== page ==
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Flexible working laws changed

A new law has come into effect which will allow all employees the right to request flexible working.

Under new legislation, which was introduced as of July 2014, any employee who has been working for a company for 26 weeks or more can ask for a range of flexible options, including compressed hours, four-day weeks, working from home and job shares. This right had previously been restricted to those with children or caring responsibilities.

The legal change will mean that 20 million people will now have flexible working rights, more than double the previous figure. Of those who already offer it, many businesses say working from home or changing working hours increases staff motivation and productivity while also reducing absence.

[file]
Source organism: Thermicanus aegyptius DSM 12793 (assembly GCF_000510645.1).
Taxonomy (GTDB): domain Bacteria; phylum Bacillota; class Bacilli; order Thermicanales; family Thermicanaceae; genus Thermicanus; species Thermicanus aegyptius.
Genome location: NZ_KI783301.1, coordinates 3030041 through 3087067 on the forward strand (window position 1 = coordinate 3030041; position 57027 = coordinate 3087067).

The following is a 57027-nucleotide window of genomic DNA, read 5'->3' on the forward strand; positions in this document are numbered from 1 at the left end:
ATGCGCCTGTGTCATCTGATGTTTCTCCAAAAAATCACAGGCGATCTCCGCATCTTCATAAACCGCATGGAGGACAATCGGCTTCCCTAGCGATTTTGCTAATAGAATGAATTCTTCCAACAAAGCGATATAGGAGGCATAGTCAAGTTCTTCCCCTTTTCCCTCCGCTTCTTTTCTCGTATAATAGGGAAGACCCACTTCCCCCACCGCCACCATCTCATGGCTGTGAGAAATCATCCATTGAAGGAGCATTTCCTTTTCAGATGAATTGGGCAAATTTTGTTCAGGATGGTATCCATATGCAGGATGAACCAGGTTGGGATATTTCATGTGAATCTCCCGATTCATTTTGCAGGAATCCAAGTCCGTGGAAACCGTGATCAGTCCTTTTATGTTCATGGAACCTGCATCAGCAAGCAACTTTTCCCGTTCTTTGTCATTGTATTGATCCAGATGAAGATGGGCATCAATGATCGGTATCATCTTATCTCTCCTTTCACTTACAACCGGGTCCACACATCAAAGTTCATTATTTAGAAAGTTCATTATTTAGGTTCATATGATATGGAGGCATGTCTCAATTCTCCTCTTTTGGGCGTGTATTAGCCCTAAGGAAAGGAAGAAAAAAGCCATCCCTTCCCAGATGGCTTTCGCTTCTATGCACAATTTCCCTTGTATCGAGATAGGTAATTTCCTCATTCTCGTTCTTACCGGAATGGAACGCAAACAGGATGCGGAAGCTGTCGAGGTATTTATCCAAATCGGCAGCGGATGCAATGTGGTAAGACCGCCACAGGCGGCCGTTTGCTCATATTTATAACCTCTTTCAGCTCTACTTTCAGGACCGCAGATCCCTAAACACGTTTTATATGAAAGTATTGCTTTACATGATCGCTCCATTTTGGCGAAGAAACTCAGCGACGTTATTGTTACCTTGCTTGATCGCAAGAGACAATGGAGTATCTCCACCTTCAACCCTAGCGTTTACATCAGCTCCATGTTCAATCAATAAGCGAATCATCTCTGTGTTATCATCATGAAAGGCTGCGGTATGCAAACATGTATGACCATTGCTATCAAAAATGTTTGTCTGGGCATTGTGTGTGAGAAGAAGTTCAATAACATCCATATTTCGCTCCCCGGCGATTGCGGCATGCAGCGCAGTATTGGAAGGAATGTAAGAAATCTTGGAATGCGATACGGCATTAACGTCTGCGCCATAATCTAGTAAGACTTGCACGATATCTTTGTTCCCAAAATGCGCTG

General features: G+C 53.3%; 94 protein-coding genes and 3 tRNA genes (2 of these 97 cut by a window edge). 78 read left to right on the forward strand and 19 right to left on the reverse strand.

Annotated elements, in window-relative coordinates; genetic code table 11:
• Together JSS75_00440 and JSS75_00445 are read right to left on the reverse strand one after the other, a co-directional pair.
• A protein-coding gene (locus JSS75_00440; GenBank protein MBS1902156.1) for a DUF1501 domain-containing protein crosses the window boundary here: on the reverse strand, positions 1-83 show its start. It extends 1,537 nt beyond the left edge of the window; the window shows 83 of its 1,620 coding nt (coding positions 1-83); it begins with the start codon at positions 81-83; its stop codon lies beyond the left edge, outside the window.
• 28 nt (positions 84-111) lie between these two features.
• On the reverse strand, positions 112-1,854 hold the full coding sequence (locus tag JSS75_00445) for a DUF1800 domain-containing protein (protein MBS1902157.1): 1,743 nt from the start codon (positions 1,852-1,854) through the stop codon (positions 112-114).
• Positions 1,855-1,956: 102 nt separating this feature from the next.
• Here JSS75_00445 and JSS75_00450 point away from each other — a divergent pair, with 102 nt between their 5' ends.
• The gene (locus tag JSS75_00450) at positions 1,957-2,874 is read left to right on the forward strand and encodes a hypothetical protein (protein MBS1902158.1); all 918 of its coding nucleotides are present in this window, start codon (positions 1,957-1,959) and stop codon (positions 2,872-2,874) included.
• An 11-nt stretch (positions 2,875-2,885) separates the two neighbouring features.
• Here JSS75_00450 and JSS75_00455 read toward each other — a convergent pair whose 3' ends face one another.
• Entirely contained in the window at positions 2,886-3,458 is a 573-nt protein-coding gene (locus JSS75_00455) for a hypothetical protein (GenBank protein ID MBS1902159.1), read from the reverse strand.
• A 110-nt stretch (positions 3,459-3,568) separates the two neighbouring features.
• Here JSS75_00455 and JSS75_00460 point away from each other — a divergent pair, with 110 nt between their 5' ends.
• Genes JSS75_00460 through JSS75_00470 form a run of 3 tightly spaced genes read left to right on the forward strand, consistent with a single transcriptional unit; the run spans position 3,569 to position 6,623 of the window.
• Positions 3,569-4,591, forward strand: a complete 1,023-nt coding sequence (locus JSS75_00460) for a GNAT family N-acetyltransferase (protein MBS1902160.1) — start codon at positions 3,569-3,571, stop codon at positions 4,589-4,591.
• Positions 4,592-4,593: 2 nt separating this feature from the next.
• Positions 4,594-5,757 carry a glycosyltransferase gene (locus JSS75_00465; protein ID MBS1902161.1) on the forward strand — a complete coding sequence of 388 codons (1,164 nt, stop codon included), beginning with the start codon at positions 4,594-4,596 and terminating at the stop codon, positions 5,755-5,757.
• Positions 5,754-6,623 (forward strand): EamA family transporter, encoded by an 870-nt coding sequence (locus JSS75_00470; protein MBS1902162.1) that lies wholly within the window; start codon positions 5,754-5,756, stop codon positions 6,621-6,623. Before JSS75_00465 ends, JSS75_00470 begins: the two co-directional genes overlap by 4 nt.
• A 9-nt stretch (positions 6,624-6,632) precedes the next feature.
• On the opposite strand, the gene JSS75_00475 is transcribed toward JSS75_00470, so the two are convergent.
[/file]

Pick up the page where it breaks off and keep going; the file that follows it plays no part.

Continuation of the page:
The Department for Business Innovation and Skills hopes it will modernise workplaces and bring them into line with demands for work-life balance. However, the Federation of Small Businesses (FSB) believes that formal change was not required; the organisation says that the move will create more administrative work whereas many smaller companies were already offering flexible working through a consensual approach.

There have also been concerns raised by groups such as Working Families around whether or not firms will approve the process. Some believe that there will be a reluctance to allow staff to work from home, with fears that it could create workplace tensions or that some employees could abuse the trust placed in them.

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